We Recommend: 6 1/2-year-old girl seeks awesomeness

It’s We Recommend! In which we post a request that's been sent to us, and do our best to get that person the right book. Know a kid who needs a book to read? Send us (thediamondinthewindow (at) gmail (dot) com) his or her likes, dislikes, favorites, quirks, and any other reading information that might be helpful, and we will think on it, and pose it to our oh-so-helpful readers. And look in the comments—all the best recommendations are there.

It's back! And it's a fun one, because just reading it makes you remember how much fun it is to start reading. All of a sudden you can fly, just anywhere. And lo, she is flying. See?

I stumbled across your website as we have just discovered the "Katie Woo" books and are looking for other recommendations for similar books. My daughter is 6.5-yrs-old and in Grade 1. She loves The Kingdom of Wrenly, The Adventures of Sophie Mouse, Mermaid Rock, The Cobble Street Cousins. I have read her all of The Magic Treehouse series, we are onto Greetings from Somewhere, and I have read aloud all of the animal books by Jill Tomlinson. There are a few great series that are a little bit too long for her to read yet like Piper Green, Violet Mackerel, and the Sword Girl books. She does not like Geronimo Stilton, Flat Stanley or Nate the Great. And we haven't tried any of the Junie B. Jones or Ivy and Bean type ones because I don't really like sassy, bickering characters that focus on school yard drama… haha…. Any suggestions for us!? Primarily looking for easy chapter books with some colour pictures that my daughter can read aloud like the Katie Woo books. Fairies, mermaids, strong, creative female main characters are a bonus.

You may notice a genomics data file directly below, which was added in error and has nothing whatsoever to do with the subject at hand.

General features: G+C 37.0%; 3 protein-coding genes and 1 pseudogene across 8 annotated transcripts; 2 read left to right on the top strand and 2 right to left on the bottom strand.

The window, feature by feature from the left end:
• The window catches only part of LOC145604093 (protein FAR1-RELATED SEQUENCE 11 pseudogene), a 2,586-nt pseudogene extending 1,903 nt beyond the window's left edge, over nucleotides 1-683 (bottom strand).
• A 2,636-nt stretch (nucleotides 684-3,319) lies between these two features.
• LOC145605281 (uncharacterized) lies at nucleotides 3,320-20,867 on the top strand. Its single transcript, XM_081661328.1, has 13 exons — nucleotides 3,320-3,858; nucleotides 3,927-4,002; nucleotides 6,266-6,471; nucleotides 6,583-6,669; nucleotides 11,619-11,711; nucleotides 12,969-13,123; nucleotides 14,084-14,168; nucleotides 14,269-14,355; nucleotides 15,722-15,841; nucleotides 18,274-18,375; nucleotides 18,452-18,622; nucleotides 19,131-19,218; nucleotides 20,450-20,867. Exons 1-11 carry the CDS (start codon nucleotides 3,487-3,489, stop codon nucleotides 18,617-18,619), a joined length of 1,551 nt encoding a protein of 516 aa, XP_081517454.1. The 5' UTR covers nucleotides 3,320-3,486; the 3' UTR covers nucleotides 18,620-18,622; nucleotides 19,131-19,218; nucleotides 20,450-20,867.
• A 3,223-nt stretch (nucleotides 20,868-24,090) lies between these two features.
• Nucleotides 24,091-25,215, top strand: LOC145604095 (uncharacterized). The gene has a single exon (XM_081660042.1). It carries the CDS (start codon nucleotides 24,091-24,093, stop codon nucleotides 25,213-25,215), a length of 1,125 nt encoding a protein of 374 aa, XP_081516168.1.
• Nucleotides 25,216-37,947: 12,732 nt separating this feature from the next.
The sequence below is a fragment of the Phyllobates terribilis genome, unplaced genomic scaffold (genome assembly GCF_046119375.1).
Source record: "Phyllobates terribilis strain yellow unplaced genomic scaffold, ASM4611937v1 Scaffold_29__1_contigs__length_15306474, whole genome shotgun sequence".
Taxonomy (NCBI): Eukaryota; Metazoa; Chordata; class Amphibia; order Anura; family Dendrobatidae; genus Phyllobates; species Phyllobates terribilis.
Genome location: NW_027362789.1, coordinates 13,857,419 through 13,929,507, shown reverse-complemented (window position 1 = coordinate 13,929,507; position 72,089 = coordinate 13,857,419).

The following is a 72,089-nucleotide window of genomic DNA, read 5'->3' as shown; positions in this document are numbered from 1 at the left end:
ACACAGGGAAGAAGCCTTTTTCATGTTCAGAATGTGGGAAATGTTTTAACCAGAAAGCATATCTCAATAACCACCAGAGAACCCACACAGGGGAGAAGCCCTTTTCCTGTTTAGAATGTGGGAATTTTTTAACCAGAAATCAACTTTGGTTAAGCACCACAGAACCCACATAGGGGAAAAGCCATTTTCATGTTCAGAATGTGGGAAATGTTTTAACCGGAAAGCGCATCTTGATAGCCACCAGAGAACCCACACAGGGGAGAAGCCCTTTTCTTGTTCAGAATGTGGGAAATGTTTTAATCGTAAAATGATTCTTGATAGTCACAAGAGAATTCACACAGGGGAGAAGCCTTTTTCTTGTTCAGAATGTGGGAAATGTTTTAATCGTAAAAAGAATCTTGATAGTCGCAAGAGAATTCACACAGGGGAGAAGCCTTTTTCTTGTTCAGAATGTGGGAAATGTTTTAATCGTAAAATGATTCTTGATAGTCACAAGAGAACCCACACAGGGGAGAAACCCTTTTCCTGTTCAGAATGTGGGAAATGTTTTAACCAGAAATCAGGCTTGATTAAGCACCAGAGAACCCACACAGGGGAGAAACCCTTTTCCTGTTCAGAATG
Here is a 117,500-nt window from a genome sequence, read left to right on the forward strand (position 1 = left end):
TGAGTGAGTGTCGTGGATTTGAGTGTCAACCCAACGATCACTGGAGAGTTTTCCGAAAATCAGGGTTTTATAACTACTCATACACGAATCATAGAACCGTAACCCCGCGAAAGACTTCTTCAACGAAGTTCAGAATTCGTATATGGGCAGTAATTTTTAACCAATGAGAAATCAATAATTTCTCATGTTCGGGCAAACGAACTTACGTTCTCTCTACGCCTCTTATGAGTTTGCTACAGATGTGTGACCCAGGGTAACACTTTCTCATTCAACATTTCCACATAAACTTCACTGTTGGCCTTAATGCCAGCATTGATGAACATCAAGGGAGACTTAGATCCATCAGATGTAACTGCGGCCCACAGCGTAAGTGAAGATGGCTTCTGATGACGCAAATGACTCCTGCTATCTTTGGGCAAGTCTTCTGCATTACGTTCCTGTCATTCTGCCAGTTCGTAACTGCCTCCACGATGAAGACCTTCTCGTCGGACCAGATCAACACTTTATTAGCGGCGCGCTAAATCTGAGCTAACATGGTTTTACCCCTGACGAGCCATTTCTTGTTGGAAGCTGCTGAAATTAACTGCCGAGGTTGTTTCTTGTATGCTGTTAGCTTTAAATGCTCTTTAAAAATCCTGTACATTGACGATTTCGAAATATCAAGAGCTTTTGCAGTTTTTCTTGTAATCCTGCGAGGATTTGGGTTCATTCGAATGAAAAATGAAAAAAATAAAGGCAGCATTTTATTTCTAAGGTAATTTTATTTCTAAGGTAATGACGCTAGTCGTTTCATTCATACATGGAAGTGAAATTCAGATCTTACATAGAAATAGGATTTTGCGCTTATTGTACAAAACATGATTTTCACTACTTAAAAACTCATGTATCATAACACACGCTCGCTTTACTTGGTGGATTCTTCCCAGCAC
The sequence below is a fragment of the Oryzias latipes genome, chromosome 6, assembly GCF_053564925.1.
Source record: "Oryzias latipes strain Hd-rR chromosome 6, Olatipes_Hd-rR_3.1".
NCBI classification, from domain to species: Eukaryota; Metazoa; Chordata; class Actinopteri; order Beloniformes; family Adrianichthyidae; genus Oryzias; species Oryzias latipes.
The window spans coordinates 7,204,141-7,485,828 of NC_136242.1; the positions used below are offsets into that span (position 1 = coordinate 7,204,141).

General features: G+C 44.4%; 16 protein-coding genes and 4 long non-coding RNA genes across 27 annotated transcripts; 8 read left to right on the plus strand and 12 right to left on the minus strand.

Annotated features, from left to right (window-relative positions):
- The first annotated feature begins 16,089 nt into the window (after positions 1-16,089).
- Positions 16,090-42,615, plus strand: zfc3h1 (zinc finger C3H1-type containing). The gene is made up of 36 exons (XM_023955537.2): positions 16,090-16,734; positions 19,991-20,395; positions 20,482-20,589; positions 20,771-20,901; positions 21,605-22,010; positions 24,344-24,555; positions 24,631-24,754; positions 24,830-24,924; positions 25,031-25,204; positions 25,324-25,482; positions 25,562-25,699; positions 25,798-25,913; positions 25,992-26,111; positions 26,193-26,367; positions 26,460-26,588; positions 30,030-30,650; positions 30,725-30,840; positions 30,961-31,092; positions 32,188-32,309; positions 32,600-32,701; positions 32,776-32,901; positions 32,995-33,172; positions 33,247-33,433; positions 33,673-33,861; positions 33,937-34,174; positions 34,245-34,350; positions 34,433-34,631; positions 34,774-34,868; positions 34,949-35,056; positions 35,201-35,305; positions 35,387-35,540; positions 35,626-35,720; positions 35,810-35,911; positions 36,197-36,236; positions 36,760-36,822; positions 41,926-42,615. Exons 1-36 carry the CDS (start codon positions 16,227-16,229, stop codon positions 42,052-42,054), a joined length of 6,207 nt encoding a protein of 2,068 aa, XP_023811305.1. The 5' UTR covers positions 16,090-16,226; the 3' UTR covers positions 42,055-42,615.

Fairies! Mermaids! And wow, that Katie Woo has some special powers. Remember this? And the terrifying follow-up? Sometimes I still worry about that librarian hiding behind her desk while the little girls rattle the doors bellowing "Katie Woo! Katie WOO!"

Anywoo (ouch, sorry) what about this young lady? So many wonderful books for her! My first thought was The Fairy Realm, because oh! She would love them! But then I asked Chestnut, and she reminded me of all that is good. In other words, she remind me of this:


I have no idea why that is so gigantic. But the thing is: she is right. These books are wonderful, and they will be so utterly satisfying.

But…you all must have ideas, right? Mermaids? Fairies? Strong female characters? Books she will read on her own? Doesn't this sound like a wonderful pleasure? Please put all your excellent ideas in the comments, so she can read them all.

We Recommend: Imaginary Characters

It’s We Recommend! In which we post a request that's been sent to us, and do our best to get that person the right book. Know a kid who needs a book to read? Send us (thediamondinthewindow (at) gmail (dot) com) his or her likes, dislikes, favorites, quirks, and any other reading information that might be helpful, and we will think on it, and pose it to our oh-so-helpful readers. And look in the comments—all the best recommendations are there.